“The biggest thing we focus on is building credibility and trust,” Lamont said. “We want to play a very nonjudgmental role in their lives, to say that we’re going to love you where you’re at.”
Prostitution is legal in Greece, though unregulated street walking is not. Registered prostitutes working out of licensed brothels must be over 18 and unmarried, and they’re entitled to benefits such as biweekly sexual health testing. But plenty of women opt to forego that structure, since a brick-and-mortar location means they can be taxed. A legal brothel also forbids them to work if they contract a disease, and they must be legal residents of Greece. The streets offer more freedom.
About 80 percent of the women Lamont encounters are foreign-born, many from Algeria, Bangladesh, or countries in the former Soviet Union. About one in five is Greek, and most are supporting dependents in Athens or back home.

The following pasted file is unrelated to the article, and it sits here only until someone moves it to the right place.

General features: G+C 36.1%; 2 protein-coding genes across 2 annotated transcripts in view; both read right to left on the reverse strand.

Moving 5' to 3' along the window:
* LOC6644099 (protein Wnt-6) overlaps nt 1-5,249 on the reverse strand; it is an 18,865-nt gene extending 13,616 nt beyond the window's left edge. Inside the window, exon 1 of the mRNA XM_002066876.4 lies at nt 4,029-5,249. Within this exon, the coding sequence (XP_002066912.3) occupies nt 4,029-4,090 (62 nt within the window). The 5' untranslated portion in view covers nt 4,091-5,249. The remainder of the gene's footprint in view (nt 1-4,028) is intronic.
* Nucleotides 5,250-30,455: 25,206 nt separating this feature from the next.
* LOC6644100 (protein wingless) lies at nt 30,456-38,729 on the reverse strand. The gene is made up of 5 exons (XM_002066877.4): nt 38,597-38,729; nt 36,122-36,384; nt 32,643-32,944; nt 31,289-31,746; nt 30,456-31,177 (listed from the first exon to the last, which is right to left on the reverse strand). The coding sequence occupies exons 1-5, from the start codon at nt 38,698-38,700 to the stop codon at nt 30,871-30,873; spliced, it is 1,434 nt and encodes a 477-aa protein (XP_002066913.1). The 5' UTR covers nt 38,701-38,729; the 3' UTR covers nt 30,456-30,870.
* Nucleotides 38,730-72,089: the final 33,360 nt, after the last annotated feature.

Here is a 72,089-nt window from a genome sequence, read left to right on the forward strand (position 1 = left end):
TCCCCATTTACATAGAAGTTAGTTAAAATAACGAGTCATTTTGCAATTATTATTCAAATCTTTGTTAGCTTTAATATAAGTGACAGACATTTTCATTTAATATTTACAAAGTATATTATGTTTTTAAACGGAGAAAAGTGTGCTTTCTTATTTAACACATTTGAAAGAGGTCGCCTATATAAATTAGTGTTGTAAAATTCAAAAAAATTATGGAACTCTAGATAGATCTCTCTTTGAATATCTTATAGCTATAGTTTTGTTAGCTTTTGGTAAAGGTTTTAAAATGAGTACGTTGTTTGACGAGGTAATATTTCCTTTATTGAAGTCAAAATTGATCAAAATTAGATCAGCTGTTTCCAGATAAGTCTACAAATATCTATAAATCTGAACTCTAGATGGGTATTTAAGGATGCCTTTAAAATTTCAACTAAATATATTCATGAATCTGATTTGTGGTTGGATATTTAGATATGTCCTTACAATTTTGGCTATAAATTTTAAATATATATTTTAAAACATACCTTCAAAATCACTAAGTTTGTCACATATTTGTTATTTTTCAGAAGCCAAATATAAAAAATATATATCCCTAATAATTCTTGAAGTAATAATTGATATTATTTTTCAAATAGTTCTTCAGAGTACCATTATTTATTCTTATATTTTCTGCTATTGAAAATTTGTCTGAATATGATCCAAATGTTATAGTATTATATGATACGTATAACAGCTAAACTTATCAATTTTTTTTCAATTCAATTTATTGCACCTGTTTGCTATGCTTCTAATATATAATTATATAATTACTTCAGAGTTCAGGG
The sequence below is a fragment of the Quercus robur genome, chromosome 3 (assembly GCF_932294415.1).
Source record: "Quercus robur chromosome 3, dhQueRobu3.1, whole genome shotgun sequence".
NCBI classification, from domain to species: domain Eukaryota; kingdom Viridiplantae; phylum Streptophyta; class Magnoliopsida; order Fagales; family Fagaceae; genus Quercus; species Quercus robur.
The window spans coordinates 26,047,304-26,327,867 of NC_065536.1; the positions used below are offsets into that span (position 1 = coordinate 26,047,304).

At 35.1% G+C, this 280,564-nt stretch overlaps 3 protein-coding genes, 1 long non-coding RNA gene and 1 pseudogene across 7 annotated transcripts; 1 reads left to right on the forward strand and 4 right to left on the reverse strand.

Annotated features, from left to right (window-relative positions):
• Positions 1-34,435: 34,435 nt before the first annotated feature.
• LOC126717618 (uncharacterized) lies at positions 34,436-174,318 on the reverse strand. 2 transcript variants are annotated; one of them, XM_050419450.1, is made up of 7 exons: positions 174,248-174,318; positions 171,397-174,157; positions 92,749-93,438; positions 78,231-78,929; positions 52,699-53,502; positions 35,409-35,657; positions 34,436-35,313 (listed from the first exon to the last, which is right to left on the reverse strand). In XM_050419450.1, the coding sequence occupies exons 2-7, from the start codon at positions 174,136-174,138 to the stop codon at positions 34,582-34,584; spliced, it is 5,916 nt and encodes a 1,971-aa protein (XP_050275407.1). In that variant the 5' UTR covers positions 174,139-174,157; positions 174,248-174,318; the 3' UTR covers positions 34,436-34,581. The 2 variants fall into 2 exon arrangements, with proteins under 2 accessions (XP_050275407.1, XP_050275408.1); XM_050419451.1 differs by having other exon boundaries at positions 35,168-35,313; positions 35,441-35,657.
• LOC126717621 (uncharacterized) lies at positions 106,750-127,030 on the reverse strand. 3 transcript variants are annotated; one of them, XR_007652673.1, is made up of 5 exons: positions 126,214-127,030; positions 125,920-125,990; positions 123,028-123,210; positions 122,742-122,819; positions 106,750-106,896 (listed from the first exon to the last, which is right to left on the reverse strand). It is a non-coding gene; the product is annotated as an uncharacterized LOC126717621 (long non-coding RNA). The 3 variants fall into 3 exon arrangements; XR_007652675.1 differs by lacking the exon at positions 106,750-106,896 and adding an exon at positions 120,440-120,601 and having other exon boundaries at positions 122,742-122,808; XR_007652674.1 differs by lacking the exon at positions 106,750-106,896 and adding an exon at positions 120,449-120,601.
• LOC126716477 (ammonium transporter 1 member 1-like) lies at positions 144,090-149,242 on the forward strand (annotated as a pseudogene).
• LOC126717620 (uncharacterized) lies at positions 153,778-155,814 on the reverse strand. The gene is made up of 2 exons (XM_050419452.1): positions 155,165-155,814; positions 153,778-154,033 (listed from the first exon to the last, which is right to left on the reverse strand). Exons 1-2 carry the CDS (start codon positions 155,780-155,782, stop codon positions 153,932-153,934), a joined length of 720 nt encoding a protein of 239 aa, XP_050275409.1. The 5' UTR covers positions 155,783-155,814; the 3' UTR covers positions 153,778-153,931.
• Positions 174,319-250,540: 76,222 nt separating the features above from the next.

Sex trafficking is common. New faces often circulate into town for two to three weeks before they’re moved again, either to elude the authorities or because a pimp has sold them.
For the majority of women on Satovriandou, “some life event has taken them by surprise,” Lamont said, “and then they find themselves here.”
The only way to help
Less than a mile from The Salvation Army’s headquarters, a dramatic sculpture of a fallen angel dominates Karaiskaki Square in the Metaxourgiou neighborhood. In the blocks surrounding the concrete plaza, approximately 80 legal and illegal brothels stay open for business around the clock. They’re easy to spot, distinguished even in daylight hours by an illuminated white LED light above the door.
Karaiskaki Square houses the headquarters of Nea Zoi, “New Life,” a Greek evangelical organization that since 1996 has journeyed into Athens’ brothels to build relationships with the women there. President Martha Polyraki oversees the organization’s weekly walks through the neighborhood. She guides a visitor through one now.
In Metaxourgiou, pimps and traffickers keep a close eye on their wares. Turning a corner reveals a drug encampment, where addicts inject each other with heroin.
The johns entering and exiting the brothels run the gamut of age, ethnicity, and affluence. One man whom Polyraki says is Greek looks to be in his 50s or 60s, with stringy red hair pulled into a ponytail. Some appear to be middle-aged businessmen: there’s one with a black laptop bag and another who drives off in a navy BMW.